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eral principles of universal grammar which determine the form and structure of all human speech, his studies are indeed more highly scientific in their scope and method, but they aid him little in the comprehension, and, as experience abundantly shows, scarcely at all in the use, of his maternal tongue. But though I admit that philology is of a less rigorously scientific character than linguistics, I by no means concede to the latter any pre-eminence as a philosophic study, or as requiring higher intellectual endowments for its successful cultivation; and it cannot be disputed that, as a means of ethical culture, philology, connecting itself, as it does, with the whole mental and physical life of man, illustrating as well the inward thought and feeling as the outward action of a nation, has almost as great a superiority over linguistics as history over pure mathematics. Philological studies, when philology, as explained in the last lecture, was restricted to the cultivation of the languages, literature, history, and archæology of Greece and Rome, were very commonly called literæ humaniores, or, in English, the humanities; and it is the conviction of their value as a moral and intellectual discipline, which has led scholars almost universally to ascribe the origin of this appellation to a sense of their refining; elevating, and humanizing influence. This, however, I think, is an erroneous etymology. They were called literæ humaniores, the humanities, by way of opposition to the literæ divinæ, or divinity, the two studies, philology and theology, then completing the circle of scholastic knowledge, which, at the period of the introduction of the phrase, scarcely included any branch of physical science. But though the etymology is mistaken, its general reception is an evidence of the opinion of the learned as to the worth and importance of the study, and, now that so many modern litera

tures have attained to an excellence scarcely inferior to that of classic models, their special philologies have even stronger claims upon us than those of ancient lore, because they are not only almost cqually valuable as instruments of mental culture, but are more directly connected with the clear intelligence, and fit discharge of our highest moral, social, and religious duties.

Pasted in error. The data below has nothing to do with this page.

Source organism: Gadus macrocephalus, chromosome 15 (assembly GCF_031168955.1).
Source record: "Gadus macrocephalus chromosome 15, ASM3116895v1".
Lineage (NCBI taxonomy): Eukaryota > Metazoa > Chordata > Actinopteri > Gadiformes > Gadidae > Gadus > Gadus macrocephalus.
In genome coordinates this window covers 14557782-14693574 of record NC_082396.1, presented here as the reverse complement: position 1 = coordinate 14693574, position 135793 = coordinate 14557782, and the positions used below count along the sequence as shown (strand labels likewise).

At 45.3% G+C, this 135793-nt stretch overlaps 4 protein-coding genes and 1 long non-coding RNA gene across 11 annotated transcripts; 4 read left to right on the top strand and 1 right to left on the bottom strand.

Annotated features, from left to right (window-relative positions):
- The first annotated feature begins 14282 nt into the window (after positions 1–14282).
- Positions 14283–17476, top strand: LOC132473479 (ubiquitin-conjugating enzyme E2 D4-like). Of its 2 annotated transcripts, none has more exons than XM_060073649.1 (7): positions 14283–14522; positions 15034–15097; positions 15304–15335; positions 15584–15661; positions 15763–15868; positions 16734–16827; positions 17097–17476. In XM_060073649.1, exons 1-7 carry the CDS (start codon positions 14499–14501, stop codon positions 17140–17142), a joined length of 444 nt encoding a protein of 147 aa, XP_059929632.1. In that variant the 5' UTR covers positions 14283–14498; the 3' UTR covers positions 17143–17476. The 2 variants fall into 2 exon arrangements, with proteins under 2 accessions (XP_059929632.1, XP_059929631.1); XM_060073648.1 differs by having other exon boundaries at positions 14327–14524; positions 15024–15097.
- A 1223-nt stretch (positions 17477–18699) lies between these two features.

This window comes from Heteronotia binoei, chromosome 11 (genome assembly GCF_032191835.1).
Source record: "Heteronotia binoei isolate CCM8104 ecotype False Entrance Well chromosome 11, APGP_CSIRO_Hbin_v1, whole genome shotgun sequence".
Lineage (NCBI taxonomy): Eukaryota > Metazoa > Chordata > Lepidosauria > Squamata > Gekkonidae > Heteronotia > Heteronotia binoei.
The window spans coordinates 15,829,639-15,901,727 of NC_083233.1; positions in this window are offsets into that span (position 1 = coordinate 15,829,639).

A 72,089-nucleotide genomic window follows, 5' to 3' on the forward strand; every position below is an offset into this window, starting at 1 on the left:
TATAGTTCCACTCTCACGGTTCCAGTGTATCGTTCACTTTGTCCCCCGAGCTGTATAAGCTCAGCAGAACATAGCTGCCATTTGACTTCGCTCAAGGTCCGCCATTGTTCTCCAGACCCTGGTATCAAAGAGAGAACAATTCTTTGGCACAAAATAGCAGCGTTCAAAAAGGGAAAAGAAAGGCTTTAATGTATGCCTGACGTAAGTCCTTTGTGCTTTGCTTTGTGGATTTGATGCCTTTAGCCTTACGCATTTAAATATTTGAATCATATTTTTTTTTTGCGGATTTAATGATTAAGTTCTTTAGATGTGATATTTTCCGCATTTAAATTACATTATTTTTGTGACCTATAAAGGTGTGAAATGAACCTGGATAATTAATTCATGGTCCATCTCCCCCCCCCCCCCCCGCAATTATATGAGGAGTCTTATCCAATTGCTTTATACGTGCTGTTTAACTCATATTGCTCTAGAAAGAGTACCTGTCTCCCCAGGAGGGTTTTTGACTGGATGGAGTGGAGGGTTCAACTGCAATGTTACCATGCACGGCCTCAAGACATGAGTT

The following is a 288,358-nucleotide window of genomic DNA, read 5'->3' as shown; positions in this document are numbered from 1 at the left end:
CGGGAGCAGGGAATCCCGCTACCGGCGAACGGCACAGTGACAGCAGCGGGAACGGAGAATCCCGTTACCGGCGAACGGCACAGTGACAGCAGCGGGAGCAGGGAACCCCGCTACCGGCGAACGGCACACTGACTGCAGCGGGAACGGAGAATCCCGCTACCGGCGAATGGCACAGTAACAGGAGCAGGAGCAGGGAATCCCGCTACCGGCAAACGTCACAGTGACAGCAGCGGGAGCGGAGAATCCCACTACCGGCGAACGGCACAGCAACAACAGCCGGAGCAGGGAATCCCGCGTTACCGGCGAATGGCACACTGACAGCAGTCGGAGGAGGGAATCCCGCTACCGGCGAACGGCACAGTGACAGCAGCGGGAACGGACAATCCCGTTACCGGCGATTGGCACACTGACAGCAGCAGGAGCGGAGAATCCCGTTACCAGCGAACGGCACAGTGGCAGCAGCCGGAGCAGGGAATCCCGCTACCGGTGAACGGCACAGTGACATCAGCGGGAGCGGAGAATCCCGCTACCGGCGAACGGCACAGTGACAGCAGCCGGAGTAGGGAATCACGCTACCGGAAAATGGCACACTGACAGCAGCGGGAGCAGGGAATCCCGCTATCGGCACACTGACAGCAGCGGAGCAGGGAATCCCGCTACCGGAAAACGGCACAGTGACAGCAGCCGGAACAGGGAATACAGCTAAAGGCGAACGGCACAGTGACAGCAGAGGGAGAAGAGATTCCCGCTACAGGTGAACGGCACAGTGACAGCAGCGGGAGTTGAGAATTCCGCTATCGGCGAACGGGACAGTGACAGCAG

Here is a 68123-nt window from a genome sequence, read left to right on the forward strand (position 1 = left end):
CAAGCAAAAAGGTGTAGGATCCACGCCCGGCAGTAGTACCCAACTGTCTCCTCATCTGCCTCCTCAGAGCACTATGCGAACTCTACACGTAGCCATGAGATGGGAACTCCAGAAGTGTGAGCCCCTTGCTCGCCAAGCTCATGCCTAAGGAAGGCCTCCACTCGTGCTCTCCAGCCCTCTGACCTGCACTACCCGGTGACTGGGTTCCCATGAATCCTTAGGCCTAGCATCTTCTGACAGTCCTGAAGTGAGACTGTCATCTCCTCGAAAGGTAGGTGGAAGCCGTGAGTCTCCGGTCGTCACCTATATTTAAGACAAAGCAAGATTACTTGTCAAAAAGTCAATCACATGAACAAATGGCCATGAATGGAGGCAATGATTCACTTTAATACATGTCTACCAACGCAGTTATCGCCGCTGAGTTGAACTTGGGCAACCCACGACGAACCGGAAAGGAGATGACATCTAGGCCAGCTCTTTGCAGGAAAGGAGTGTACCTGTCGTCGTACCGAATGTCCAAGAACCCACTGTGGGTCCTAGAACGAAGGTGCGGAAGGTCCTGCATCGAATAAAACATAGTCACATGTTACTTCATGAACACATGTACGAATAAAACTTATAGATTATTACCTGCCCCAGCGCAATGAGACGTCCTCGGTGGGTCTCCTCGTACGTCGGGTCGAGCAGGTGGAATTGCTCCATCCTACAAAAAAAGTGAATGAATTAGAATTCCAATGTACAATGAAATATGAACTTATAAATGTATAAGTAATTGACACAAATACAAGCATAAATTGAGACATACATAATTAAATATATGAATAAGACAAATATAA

Etymology is a fundamental branch of all philological and all linguistic study. The word is used in two senses, or rather, the science of etymology has two offices. The one concerns itself with the primitive and derivative forms and significations of words, the other with their grammatical inflections and modifications; the one considers words independently and absolutely, the other in their syntactical relations. In discussing the uses of etymology, I shall confine myself to the first of these offices, or that which consists in investigating the earliest recognizable shape and meaning of words, and tracing the history of their subsquent changes in form and signification. A knowledge of etymology, to such an extent as is required for all the general purposes of literature and of life, is attainable by aids within the reach of every man of moderate scholastic training. Our commonest dictionaries give, with tolerable accuracy, the etymologies of most of our vocabulary, and where these fail, every library will furnish the means of further investigation. It must be confessed, however, that no English dictionary at all fulfils the requisites either of a truly scientific or of a popular etymologicon. They all attempt too much and too little—too much of comparative, too little of positive etymology. Of course, in a complete thesaurus of any language, the etymology

of every word should exhibit both its philology and its linguistics, its domestic history, and its foreign relations, but in a hand-lexicon of any modern tongue, this wide range of linguistic research is misplaced, because it necessarily excludes much that is of inore immediate importance to the understanding and the use of the vocabulary. Richardson's, which, however, is faulty in arrangement, and too bulky for convenient use as a manual, best answers the true idea of an English dictionary, because it follows, more closely than any other, the history of the words it defines. For the purposes of general use, no foreign roots should be introduced into the etymological part of a dictionary, barely because they resemble, and are presumably cognate with, words of our own language. The selection of such should be limited to those from which the English word is known to be derived, and such others as, by their form or their meaning, serve more clearly to explain either its orthography or some of its significations. Whatever is beyond this belongs to the domain of linguistics, comparative grammar, ethnology, to a thesaurus not a dictionary, and it can find room in this latter only by excluding what, for the purposes of a dictionary, is of greater value.